An hour of physical activity every day can make a big difference in the health of teenagers, but a recent study discovered that short bursts of high-intensity activity may lead to a better outcome than moderate exercise.
This was discovered by a group of scientists from the University of Exeter in the UK, when they looked into the health stats of 19 teenagers who were made to drink milkshake with high fat in the morning and during lunch. The adolescents engaged in varying exercise routines ranging from rest phase to moderate exercise to high-intensity workouts.
Results showed that high-intensity exercise routines led to better blood sugar level, lipid metabolism, and blood pressure. “The intensity of accumulated exercise may therefore have important implications for health outcomes in youth,” the researchers said in a news item. The study proves essential in understanding the impact of high-intensity activity in kids and teens. “Children and adolescents tend to perform brief bouts of exercise. This study shows that the intensity of this pattern of exercise is important, with high-intensity providing superior health benefits than moderate-intensity exercise,” according to study senior author Dr. Alan Barker.
The complete results and details of the research are reported in the journal Metabolism: Clinical and Experimental.
As more states welcome medical marijuana use, a recent study discovers that this rise in accepting cannabis for medical treatment does not lead to more teens getting high.
A group of researchers from Columbia University Medical Center in New York investigated more than 1 million records of teenagers spanning 24 years worth of data from a nationwide study to determine a potential link between legalization of medical marijuana in U.S. states and teenage marijuana use. “Our findings provide the strongest evidence to date that marijuana use by teenagers does not increase after a state legalises medical marijuana,” said study lead author Dr. Deborah Hasin via a news release. Surprisingly, states that did not legalize medical marijuana were found to have higher rates of teen marijuana use. “Rather, up to now, in the states that passed medical marijuana laws, adolescent marijuana use was already higher than in other states,” Hasin added.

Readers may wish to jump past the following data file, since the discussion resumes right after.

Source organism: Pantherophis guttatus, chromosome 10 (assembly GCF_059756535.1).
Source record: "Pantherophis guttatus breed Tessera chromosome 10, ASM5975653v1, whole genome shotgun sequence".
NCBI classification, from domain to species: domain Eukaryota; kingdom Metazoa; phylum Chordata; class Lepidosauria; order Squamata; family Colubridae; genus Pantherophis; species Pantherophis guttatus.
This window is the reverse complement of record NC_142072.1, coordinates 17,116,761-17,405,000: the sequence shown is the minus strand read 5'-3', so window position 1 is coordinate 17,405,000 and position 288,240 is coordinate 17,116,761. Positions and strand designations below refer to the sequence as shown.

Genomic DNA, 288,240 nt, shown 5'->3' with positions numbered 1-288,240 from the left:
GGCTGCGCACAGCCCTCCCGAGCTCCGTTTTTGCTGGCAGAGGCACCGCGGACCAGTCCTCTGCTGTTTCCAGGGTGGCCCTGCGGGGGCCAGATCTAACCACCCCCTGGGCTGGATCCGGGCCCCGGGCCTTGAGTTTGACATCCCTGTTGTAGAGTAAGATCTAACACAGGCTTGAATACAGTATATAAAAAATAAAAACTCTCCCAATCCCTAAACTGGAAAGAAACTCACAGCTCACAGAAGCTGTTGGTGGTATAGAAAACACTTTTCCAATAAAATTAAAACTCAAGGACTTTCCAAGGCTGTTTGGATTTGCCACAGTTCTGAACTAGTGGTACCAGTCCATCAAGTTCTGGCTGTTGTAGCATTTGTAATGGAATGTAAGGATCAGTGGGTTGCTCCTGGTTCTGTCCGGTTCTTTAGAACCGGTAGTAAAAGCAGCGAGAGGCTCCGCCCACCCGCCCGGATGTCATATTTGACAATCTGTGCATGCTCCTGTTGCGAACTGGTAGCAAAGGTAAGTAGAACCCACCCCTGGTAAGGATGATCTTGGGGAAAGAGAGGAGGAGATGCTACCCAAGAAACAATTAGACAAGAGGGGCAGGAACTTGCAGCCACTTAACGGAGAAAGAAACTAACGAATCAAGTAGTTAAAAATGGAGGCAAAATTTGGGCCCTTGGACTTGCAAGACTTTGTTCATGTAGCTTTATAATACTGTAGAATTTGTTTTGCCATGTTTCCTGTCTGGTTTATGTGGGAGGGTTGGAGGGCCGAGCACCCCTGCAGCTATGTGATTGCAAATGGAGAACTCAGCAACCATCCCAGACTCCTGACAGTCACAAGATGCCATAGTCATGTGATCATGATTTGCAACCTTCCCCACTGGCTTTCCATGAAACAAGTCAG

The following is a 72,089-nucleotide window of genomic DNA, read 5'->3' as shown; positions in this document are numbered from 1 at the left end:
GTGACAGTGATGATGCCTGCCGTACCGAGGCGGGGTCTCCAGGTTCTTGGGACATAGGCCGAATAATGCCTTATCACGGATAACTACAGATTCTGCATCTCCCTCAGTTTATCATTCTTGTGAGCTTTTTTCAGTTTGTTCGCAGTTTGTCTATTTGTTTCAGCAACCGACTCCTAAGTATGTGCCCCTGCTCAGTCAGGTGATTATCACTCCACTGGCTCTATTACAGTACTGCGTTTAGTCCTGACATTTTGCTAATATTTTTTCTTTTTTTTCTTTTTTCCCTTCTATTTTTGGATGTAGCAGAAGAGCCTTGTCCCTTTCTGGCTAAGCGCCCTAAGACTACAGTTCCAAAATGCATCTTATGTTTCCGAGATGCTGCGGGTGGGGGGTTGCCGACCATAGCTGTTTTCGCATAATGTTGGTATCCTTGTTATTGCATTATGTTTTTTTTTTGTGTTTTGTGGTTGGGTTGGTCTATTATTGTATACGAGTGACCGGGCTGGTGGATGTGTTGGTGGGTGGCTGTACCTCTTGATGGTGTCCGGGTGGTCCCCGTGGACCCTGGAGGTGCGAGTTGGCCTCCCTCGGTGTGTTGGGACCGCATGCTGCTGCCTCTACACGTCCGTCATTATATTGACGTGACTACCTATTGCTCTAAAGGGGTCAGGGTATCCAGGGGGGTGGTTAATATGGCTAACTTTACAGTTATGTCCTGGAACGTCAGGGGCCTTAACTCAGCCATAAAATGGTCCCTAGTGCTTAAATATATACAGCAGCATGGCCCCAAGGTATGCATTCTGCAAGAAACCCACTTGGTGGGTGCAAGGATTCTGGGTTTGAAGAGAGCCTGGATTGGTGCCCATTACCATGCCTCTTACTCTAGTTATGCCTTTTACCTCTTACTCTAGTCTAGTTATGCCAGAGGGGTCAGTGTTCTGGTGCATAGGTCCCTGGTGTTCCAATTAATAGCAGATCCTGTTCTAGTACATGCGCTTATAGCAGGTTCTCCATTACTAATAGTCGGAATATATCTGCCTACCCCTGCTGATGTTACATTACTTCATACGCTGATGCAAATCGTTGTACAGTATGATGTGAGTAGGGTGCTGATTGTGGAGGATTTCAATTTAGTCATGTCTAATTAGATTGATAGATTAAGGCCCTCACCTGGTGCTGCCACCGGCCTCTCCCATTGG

Dr. Kevin Hill from Massachusetts’ McLean Hospital alcohol and drug abuse division wrote a commentary accompanying the study, which was published in the Lancet Psychiatry journal. “The growing body of research that includes this study suggests that medical marijuana laws do not increase adolescent use, and future decisions that states make about whether or not to enact medical marijuana laws should be at least partly guided by this evidence,” Hill said.
Teenagers are undergoing several physiological developments, but a recent study showed that incorrect habits may disrupt the normal changes in them.
A comprehensive study by researchers of the University of California, San Diego (UCSD) revealed how alcohol consumption can affect the brain development in adolescents. Study lead author Susan Tapert said that the team’s study is one of the largest of its kind to investigate the effect of alcohol on teenage development. “This study was a little bit larger than previous studies since it started out with 130 adolescents before they had tried any alcohol and followed them over several years,” Tapert said in a news item.